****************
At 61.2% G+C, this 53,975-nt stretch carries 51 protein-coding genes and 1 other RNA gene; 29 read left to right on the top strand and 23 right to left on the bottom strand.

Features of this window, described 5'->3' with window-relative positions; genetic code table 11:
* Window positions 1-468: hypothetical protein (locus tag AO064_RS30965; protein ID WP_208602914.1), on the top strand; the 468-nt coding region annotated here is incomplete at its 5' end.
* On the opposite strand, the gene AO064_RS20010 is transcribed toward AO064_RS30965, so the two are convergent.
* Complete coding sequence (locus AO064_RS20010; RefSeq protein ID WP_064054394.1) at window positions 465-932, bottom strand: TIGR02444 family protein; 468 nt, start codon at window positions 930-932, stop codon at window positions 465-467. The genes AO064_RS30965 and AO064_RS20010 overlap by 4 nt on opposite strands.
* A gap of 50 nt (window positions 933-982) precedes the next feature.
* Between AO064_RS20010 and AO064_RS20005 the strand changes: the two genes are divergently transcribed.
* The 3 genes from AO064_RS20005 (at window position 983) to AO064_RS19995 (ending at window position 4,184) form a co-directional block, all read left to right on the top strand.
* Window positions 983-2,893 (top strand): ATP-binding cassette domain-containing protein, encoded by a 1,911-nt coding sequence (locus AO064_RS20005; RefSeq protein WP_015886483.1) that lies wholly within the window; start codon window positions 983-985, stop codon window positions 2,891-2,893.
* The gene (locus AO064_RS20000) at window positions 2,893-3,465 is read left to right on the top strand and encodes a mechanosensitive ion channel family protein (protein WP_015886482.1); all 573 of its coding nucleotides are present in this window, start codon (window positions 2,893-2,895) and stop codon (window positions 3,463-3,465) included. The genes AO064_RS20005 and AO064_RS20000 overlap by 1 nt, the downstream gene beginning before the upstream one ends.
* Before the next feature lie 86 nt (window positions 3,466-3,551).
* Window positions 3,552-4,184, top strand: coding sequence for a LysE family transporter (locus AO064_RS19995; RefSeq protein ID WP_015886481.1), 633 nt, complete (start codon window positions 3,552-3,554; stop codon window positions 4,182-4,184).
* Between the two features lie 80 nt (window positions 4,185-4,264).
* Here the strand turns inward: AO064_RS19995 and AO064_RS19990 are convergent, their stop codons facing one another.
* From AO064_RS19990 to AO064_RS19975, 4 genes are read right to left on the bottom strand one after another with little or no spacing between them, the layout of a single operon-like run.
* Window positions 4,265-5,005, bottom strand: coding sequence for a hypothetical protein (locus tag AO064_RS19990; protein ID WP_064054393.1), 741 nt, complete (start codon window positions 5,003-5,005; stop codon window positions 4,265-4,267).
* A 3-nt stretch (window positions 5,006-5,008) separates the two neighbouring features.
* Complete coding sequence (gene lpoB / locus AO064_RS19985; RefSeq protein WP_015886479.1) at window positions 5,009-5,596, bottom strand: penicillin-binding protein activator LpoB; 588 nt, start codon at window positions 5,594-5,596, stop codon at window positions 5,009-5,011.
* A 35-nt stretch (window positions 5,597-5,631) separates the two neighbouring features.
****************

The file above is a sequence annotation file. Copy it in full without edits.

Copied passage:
At 61.2% G+C, this 53,975-nt stretch carries 51 protein-coding genes and 1 other RNA gene; 29 read left to right on the top strand and 23 right to left on the bottom strand.

Features of this window, described 5'->3' with window-relative positions; genetic code table 11:
* Window positions 1-468: hypothetical protein (locus tag AO064_RS30965; protein ID WP_208602914.1), on the top strand; the 468-nt coding region annotated here is incomplete at its 5' end.
* On the opposite strand, the gene AO064_RS20010 is transcribed toward AO064_RS30965, so the two are convergent.
* Complete coding sequence (locus AO064_RS20010; RefSeq protein ID WP_064054394.1) at window positions 465-932, bottom strand: TIGR02444 family protein; 468 nt, start codon at window positions 930-932, stop codon at window positions 465-467. The genes AO064_RS30965 and AO064_RS20010 overlap by 4 nt on opposite strands.
* A gap of 50 nt (window positions 933-982) precedes the next feature.
* Between AO064_RS20010 and AO064_RS20005 the strand changes: the two genes are divergently transcribed.
* The 3 genes from AO064_RS20005 (at window position 983) to AO064_RS19995 (ending at window position 4,184) form a co-directional block, all read left to right on the top strand.
* Window positions 983-2,893 (top strand): ATP-binding cassette domain-containing protein, encoded by a 1,911-nt coding sequence (locus AO064_RS20005; RefSeq protein WP_015886483.1) that lies wholly within the window; start codon window positions 983-985, stop codon window positions 2,891-2,893.
* The gene (locus AO064_RS20000) at window positions 2,893-3,465 is read left to right on the top strand and encodes a mechanosensitive ion channel family protein (protein WP_015886482.1); all 573 of its coding nucleotides are present in this window, start codon (window positions 2,893-2,895) and stop codon (window positions 3,463-3,465) included. The genes AO064_RS20005 and AO064_RS20000 overlap by 1 nt, the downstream gene beginning before the upstream one ends.
* Before the next feature lie 86 nt (window positions 3,466-3,551).
* Window positions 3,552-4,184, top strand: coding sequence for a LysE family transporter (locus AO064_RS19995; RefSeq protein ID WP_015886481.1), 633 nt, complete (start codon window positions 3,552-3,554; stop codon window positions 4,182-4,184).
* Between the two features lie 80 nt (window positions 4,185-4,264).
* Here the strand turns inward: AO064_RS19995 and AO064_RS19990 are convergent, their stop codons facing one another.
* From AO064_RS19990 to AO064_RS19975, 4 genes are read right to left on the bottom strand one after another with little or no spacing between them, the layout of a single operon-like run.
* Window positions 4,265-5,005, bottom strand: coding sequence for a hypothetical protein (locus tag AO064_RS19990; protein ID WP_064054393.1), 741 nt, complete (start codon window positions 5,003-5,005; stop codon window positions 4,265-4,267).
* A 3-nt stretch (window positions 5,006-5,008) separates the two neighbouring features.
* Complete coding sequence (gene lpoB / locus AO064_RS19985; RefSeq protein WP_015886479.1) at window positions 5,009-5,596, bottom strand: penicillin-binding protein activator LpoB; 588 nt, start codon at window positions 5,594-5,596, stop codon at window positions 5,009-5,011.
* A 35-nt stretch (window positions 5,597-5,631) separates the two neighbouring features.